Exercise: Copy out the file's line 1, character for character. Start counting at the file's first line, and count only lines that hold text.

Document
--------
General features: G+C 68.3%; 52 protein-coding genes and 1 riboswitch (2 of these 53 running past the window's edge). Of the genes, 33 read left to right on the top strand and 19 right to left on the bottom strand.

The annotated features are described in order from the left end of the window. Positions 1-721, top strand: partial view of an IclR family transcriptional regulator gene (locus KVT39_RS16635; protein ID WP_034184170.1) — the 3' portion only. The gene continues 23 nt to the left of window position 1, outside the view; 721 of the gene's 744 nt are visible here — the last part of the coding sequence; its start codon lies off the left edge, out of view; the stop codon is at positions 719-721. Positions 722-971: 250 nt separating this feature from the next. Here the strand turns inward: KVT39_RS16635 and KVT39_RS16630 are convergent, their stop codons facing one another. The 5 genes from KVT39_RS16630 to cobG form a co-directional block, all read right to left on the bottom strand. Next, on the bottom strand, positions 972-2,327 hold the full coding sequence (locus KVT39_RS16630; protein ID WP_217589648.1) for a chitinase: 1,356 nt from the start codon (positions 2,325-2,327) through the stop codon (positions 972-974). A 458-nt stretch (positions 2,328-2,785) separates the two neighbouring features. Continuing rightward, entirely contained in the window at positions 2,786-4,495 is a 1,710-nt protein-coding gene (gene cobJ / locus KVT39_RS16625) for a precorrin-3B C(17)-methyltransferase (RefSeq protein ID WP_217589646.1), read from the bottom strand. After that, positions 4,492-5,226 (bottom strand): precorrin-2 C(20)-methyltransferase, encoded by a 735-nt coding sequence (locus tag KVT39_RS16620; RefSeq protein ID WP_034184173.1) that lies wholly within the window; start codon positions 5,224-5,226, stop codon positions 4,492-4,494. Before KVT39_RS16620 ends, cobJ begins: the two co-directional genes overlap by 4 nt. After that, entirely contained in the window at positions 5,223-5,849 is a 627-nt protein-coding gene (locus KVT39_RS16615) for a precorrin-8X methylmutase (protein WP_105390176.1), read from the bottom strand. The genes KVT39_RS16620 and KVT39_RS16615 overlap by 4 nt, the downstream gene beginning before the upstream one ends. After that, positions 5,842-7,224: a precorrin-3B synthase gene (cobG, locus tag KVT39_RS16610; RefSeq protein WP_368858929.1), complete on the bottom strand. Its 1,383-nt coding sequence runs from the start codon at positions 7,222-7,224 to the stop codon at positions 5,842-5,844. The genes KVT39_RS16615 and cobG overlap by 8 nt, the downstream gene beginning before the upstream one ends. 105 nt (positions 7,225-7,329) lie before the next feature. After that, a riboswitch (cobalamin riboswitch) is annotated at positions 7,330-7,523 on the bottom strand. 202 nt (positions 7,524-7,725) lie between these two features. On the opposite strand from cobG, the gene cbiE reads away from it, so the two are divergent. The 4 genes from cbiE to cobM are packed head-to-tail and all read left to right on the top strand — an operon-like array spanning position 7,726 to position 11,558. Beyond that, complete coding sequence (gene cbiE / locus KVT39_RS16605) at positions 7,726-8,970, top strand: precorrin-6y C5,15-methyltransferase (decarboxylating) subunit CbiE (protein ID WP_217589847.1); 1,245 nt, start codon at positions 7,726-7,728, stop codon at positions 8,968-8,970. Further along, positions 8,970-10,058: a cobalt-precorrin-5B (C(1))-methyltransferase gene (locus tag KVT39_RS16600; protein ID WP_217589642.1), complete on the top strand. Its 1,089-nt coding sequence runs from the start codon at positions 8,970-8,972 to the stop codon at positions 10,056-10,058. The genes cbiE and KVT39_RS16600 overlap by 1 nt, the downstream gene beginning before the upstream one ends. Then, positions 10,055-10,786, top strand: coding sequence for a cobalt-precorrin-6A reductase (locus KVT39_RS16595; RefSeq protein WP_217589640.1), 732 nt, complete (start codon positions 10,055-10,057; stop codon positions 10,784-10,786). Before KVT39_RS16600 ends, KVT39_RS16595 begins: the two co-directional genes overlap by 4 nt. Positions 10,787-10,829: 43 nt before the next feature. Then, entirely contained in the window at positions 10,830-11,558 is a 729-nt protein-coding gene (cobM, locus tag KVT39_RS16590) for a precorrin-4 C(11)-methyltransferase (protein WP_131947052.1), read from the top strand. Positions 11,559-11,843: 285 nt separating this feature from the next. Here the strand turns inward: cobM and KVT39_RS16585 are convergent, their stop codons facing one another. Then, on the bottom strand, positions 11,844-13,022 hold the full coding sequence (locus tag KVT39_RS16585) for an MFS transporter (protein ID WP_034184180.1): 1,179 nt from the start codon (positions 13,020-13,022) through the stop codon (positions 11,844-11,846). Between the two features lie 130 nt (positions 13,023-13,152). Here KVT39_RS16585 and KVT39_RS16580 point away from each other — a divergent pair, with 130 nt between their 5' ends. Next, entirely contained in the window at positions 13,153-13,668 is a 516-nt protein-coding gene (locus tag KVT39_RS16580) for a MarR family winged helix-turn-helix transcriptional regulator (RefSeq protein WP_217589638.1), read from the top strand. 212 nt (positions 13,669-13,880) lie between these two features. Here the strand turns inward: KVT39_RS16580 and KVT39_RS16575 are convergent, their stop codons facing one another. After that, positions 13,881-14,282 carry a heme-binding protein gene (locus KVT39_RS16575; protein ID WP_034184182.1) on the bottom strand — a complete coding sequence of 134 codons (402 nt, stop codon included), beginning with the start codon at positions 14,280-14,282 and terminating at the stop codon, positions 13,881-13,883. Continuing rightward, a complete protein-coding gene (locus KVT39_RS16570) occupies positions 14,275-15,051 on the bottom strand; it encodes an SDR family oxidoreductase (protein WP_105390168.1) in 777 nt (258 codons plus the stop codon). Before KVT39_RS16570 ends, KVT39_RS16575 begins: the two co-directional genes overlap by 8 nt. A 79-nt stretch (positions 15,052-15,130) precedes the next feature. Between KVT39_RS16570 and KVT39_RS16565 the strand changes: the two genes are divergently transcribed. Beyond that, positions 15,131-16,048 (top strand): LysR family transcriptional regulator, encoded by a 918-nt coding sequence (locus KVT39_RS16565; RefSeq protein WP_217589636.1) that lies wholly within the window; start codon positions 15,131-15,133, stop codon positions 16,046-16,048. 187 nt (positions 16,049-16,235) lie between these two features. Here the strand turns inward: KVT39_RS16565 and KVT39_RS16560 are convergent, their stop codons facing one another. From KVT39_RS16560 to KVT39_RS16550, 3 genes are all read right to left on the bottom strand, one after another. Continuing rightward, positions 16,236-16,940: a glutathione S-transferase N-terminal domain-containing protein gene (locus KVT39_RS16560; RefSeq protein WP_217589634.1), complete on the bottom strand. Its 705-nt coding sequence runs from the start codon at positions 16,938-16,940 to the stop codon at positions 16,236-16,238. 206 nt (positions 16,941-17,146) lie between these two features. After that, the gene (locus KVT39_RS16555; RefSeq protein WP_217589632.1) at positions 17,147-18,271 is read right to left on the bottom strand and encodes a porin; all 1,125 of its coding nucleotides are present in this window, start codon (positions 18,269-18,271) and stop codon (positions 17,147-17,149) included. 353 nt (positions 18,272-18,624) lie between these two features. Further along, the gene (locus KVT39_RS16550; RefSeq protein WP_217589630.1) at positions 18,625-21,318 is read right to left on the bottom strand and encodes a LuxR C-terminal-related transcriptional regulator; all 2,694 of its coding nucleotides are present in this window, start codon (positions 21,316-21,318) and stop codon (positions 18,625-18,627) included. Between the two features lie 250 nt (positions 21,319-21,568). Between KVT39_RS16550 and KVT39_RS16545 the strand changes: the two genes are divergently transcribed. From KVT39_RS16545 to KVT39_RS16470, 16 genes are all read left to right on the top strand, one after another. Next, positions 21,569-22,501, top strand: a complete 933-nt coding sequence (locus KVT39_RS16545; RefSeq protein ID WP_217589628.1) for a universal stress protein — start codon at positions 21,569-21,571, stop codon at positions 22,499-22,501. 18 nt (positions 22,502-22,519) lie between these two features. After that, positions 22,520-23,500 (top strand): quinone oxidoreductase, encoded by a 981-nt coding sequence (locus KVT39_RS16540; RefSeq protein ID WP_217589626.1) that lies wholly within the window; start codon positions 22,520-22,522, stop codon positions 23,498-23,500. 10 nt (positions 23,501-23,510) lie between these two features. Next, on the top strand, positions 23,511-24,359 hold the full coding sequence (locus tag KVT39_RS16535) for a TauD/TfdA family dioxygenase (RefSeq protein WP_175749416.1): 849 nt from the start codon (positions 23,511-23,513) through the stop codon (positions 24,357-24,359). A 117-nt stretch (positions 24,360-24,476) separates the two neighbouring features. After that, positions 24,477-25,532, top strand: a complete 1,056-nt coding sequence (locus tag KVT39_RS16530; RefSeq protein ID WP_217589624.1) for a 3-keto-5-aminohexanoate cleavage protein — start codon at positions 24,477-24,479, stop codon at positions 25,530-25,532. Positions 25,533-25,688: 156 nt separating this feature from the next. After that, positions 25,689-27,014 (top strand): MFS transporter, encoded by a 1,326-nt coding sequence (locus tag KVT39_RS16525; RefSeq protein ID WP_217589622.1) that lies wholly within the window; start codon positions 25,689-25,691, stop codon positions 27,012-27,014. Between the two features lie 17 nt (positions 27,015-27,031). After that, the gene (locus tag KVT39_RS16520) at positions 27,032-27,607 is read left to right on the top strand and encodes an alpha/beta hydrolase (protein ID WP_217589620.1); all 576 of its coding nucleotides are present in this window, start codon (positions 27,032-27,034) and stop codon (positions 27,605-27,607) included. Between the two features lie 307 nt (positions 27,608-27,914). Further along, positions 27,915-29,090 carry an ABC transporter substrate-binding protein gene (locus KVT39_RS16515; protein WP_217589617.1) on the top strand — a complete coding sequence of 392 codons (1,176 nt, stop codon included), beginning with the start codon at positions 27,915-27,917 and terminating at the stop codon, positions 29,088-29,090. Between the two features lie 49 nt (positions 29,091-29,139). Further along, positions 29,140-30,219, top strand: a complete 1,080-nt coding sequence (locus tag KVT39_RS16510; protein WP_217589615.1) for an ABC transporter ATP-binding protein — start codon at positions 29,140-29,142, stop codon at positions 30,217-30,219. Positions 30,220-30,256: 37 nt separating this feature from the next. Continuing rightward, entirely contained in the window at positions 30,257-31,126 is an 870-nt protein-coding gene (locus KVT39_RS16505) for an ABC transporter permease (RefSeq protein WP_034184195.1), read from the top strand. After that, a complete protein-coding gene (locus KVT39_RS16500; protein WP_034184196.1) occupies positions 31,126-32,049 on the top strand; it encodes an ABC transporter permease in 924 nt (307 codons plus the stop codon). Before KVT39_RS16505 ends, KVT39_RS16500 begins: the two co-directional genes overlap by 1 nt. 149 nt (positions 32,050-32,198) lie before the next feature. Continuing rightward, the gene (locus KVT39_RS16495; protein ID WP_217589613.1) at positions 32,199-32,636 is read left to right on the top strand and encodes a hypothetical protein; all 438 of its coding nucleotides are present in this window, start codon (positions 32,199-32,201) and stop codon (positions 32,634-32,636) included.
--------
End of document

General features: G+C 68.3%; 52 protein-coding genes and 1 riboswitch (2 of these 53 running past the window's edge). Of the genes, 33 read left to right on the top strand and 19 right to left on the bottom strand.